About Clay Soil
Clay is a sticky, heavy soil that is low in organic matter and made up of 50 percent clay particles. It can become compact if walked on or when it is too wet. Many plants find root penetration difficult in clay soil, causing gardeners additional work to create a suitable soil.
Improving Clay Soil
Clay soil can be improved by using a treatment that will cause the soil to form small crumbs or granules. This treatment can be simply incorporating organic matter into the soil, such as animal manure, green plant material or compost. Organic matter such as peat moss, straw, sawdust or bark are slow to break down and may take much-needed nitrogen from the soil, so add additional nitrogen if you must use them.
Growing Plants in Clay Soil
Some plants are clay-tolerant, although they require special needs when planting. In order for plants to grow in clay soil, the soil must meet pH requirements. Clay soil is an alkaline soil with a pH around 8, and most acid-loving plants require a pH level of 4.0 to 6.5. You will need to acidify the soil annually to meet those plants’ needs. When planting, the root ball must be set above the ground 1 inch for every 8 inches of root ball height; then fill the hole with organic matter consisting of compost and peat mixed thoroughly with the clay soil. Add a slow-release, balanced fertilizer to the soil.
- Some plants are clay-tolerant, although they require special needs when planting.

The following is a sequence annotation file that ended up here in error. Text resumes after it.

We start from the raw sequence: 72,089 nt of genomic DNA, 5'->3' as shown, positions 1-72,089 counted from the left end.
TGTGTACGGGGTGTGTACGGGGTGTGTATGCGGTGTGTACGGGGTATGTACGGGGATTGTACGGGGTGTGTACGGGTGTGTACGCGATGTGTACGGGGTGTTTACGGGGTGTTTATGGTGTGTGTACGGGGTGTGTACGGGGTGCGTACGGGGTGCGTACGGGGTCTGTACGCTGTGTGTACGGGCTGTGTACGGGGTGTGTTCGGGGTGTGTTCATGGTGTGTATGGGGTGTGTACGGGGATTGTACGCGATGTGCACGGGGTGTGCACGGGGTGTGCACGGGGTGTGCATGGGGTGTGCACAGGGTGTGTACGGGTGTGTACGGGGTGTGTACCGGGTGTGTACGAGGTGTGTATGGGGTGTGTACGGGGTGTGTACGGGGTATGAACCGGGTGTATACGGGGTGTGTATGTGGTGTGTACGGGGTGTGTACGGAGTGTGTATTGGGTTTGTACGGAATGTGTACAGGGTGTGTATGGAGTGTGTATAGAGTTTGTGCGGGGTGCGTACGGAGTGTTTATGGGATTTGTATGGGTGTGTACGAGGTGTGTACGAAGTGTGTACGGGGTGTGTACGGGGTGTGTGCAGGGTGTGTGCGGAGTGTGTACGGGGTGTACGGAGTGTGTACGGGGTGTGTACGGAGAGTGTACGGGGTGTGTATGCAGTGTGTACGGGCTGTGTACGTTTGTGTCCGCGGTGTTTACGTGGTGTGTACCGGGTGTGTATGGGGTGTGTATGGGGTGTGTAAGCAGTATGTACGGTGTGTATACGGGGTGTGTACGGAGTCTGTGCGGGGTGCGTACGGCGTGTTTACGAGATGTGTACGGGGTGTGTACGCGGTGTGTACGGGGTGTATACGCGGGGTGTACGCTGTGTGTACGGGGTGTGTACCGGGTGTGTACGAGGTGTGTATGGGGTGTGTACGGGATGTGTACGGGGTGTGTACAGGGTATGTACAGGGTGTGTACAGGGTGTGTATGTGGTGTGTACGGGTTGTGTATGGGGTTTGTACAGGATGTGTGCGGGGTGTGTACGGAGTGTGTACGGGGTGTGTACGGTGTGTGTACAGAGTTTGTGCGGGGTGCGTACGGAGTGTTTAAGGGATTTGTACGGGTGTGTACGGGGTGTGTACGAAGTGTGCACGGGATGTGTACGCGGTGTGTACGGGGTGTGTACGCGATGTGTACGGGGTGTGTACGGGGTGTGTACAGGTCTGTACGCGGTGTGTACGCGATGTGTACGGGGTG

- In order for plants to grow in clay soil, the soil must meet pH requirements.
Testing Clay Soil Drainage
You can test the drainage rate of your clay soil by digging a hole about 12 inches deep and 12 inches wide. This may take some work. Once you have dug the hole, fill it with water. If it takes over 3 or 4 hours to drain, the soil will require amendments before planting. Once all the water has infiltrated, fill it again to determine the absorption rate of clay soil that is already saturated. One inch per hour is adequate for roses, but anything less will require soil amendment. Drainage of about 3 inches per hour is good.
- You can test the drainage rate of your clay soil by digging a hole about 12 inches deep and 12 inches wide.
- If it takes over 3 or 4 hours to drain, the soil will require amendments before planting.
If your soil contains a lot of clay, do not despair. There are many plants that can tolerate clay very well and can actually thrive in it. Clay soil is great for growing flowering plants such as asters, roses, daylilies, Japanese iris and black-eyed Susans. Other plants that grow well in clay soil that are nonflowering or not known for their flowers are ferns, hostas and boxwood. Apple, crabapple and pear trees also do well in clay soil, as well as various oak and dogwood trees.
- If your soil contains a lot of clay, do not despair.
- Other plants that grow well in clay soil that are nonflowering or not known for their flowers are ferns, hostas and boxwood.
Pros and Cons of Clay Soil
Clay soil may retain moisture, but it also is slow draining. However, it is also rich in nutrients such as calcium, potassium and magnesium. Because of its ability to retain so much moisture, the soil tends to heave in the winter and is slow-warming in the spring.